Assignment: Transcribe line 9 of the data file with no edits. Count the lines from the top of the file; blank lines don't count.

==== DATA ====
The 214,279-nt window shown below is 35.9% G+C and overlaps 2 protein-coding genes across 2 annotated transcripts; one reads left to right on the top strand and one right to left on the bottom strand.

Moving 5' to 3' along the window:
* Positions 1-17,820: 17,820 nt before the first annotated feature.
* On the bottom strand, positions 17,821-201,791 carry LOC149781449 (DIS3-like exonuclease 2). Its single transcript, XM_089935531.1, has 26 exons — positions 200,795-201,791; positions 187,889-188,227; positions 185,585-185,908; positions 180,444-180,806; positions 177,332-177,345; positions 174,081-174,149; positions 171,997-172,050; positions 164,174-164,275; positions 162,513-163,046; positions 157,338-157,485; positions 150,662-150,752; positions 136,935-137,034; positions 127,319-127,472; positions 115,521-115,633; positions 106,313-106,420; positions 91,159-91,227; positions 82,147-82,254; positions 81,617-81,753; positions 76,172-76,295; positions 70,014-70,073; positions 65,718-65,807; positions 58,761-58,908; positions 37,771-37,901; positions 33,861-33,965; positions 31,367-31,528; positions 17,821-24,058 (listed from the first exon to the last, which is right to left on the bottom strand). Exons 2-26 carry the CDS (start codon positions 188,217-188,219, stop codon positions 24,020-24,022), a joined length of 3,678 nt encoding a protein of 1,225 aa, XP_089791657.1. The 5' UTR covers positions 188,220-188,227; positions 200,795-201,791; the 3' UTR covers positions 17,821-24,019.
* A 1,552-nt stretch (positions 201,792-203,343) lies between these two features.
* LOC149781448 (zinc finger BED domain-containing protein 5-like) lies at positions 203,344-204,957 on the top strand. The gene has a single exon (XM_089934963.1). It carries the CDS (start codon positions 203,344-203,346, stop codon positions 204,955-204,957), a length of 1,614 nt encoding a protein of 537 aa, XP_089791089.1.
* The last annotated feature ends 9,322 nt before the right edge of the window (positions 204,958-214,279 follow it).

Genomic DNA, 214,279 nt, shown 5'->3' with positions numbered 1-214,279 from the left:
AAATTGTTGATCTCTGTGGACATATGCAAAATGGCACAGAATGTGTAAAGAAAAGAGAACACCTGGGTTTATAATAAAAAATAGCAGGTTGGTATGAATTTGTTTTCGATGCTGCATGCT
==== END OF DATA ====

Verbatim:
AAATTGTTGATCTCTGTGGACATATGCAAAATGGCACAGAATGTGTAAAGAAAAGAGAACACCTGGGTTTATAATAAAAAATAGCAGGTTGGTATGAATTTGTTTTCGATGCTGCATGCT